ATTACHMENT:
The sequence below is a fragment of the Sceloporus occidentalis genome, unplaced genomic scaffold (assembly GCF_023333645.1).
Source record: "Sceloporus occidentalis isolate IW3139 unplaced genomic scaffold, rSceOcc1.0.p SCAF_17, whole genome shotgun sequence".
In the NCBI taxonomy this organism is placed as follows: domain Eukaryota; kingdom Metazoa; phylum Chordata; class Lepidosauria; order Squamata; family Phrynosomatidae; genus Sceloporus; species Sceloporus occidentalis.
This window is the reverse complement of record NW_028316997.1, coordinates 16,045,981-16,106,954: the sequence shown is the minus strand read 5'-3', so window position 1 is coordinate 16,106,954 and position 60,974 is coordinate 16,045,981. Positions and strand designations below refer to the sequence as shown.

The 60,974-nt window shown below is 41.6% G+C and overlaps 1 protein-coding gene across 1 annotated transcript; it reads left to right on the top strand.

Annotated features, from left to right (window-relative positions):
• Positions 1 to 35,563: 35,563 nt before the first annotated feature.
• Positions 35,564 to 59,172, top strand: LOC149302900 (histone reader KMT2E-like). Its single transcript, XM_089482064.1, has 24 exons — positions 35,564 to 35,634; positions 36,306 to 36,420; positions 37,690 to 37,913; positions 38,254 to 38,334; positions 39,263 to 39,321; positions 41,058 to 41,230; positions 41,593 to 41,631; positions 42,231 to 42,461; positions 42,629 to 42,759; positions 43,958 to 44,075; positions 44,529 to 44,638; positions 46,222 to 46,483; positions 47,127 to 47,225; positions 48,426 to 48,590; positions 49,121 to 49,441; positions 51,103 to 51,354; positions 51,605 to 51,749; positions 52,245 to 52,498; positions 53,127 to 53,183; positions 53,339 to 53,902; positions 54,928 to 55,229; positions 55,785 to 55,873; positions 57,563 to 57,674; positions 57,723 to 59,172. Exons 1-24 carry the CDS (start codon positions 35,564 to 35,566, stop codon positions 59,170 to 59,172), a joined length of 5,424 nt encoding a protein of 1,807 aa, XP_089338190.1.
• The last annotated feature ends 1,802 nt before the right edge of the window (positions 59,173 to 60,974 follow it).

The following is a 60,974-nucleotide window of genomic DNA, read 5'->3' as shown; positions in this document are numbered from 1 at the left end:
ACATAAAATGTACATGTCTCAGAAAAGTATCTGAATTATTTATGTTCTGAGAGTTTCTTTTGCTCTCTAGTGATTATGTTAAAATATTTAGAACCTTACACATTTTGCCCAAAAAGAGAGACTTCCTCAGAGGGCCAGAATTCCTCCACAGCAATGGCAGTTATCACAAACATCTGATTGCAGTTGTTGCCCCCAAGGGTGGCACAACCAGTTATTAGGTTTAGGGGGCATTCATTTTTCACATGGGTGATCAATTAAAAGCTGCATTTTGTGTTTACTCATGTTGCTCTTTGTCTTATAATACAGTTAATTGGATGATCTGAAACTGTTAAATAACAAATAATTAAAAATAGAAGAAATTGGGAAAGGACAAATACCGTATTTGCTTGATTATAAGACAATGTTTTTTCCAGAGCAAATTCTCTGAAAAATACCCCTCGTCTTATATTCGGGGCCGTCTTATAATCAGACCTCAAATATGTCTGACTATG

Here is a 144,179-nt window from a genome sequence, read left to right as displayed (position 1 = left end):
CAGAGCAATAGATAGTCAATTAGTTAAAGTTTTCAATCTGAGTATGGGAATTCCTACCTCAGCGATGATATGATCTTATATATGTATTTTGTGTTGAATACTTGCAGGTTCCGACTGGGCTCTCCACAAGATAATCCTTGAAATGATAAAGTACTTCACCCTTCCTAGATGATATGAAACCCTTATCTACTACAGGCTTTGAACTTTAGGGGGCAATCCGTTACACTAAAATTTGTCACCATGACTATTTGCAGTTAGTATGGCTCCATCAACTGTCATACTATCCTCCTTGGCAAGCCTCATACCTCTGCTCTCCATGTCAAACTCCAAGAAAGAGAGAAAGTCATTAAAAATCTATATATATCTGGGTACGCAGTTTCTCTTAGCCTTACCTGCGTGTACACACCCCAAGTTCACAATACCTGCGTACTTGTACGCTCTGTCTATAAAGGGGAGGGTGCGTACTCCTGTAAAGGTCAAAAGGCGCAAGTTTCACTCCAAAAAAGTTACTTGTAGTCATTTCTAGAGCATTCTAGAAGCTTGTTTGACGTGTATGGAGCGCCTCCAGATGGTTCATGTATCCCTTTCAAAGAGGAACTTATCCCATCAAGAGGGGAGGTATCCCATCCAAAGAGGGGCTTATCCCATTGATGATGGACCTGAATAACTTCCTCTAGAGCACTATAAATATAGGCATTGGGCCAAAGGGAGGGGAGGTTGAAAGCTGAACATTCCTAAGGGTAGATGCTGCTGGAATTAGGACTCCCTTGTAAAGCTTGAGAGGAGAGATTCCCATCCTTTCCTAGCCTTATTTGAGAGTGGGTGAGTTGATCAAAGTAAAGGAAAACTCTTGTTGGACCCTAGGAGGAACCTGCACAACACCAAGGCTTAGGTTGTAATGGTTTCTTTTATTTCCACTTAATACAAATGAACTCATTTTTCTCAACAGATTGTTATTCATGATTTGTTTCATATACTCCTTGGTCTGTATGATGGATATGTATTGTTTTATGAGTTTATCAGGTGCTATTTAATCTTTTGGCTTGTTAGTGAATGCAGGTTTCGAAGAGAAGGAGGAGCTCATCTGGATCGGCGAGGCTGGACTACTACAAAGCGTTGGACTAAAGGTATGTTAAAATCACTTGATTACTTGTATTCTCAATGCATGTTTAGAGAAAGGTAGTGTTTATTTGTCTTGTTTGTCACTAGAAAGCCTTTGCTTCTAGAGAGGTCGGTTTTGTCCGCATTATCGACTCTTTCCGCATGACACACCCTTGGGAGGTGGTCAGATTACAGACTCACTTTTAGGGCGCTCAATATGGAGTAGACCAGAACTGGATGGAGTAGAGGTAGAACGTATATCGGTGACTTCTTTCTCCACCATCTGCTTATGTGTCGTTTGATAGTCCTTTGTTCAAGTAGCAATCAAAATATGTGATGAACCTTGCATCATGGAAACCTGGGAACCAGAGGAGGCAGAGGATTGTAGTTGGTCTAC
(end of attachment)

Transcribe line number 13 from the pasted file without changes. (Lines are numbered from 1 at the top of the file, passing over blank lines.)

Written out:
CAGAGCAATAGATAGTCAATTAGTTAAAGTTTTCAATCTGAGTATGGGAATTCCTACCTCAGCGATGATATGATCTTATATATGTATTTTGTGTTGAATACTTGCAGGTTCCGACTGGGCTCTCCACAAGATAATCCTTGAAATGATAAAGTACTTCACCCTTCCTAGATGATATGAAACCCTTATCTACTACAGGCTTTGAACTTTAGGGGGCAATCCGTTACACTAAAATTTGTCACCATGACTATTTGCAGTTAGTATGGCTCCATCAACTGTCATACTATCCTCCTTGGCAAGCCTCATACCTCTGCTCTCCATGTCAAACTCCAAGAAAGAGAGAAAGTCATTAAAAATCTATATATATCTGGGTACGCAGTTTCTCTTAGCCTTACCTGCGTGTACACACCCCAAGTTCACAATACCTGCGTACTTGTACGCTCTGTCTATAAAGGGGAGGGTGCGTACTCCTGTAAAGGTCAAAAGGCGCAAGTTTCACTCCAAAAAAGTTACTTGTAGTCATTTCTAGAGCATTCTAGAAGCTTGTTTGACGTGTATGGAGCGCCTCCAGATGGTTCATGTATCCCTTTCAAAGAGGAACTTATCCCATCAAGAGGGGAGGTATCCCATCCAAAGAGGGGCTTATCCCATTGATGATGGACCTGAATAACTTCCTCTAGAGCACTATAAATATAGGCATTGGGCCAAAGGGAGGGGAGGTTGAAAGCTGAACATTCCTAAGGGTAGATGCTGCTGGAATTAGGACTCCCTTGTAAAGCTTGAGAGGAGAGATTCCCATCCTTTCCTAGCCTTATTTGAGAGTGGGTGAGTTGATCAAAGTAAAGGAAAACTCTTGTTGGACCCTAGGAGGAACCTGCACAACACCAAGGCTTAGGTTGTAATGGTTTCTTTTATTTCCACTTAATACAAATGAACTCATTTTTCTCAACAGATTGTTATTCATGATTTGTTTCATATACTCCTTGGTCTGTATGATGGATATGTATTGTTTTATGAGTTTATCAGGTGCTATTTAATCTTTTGGCTTGTTAGTGAATGCAGGTTTCGAAGAGAAGGAGGAGCTCATCTGGATCGGCGAGGCTGGACTACTACAAAGCGTTGGACTAAAGGTATGTTAAAATCACTTGATTACTTGTATTCTCAATGCATGTTTAGAGAAAGGTAGTGTTTATTTGTCTTGTTTGTCACTAGAAAGCCTTTGCTTCTAGAGAGGTCGGTTTTGTCCGCATTATCGACTCTTTCCGCATGACACACCCTTGGGAGGTGGTCAGATTACAGACTCACTTTTAGGGCGCTCAATATGGAGTAGACCAGAACTGGATGGAGTAGAGGTAGAACGTATATCGGTGACTTCTTTCTCCACCATCTGCTTATGTGTCGTTTGATAGTCCTTTGTTCAAGTAGCAATCAAAATATGTGATGAACCTTGCATCATGGAAACCTGGGAACCAGAGGAGGCAGAGGATTGTAGTTGGTCTAC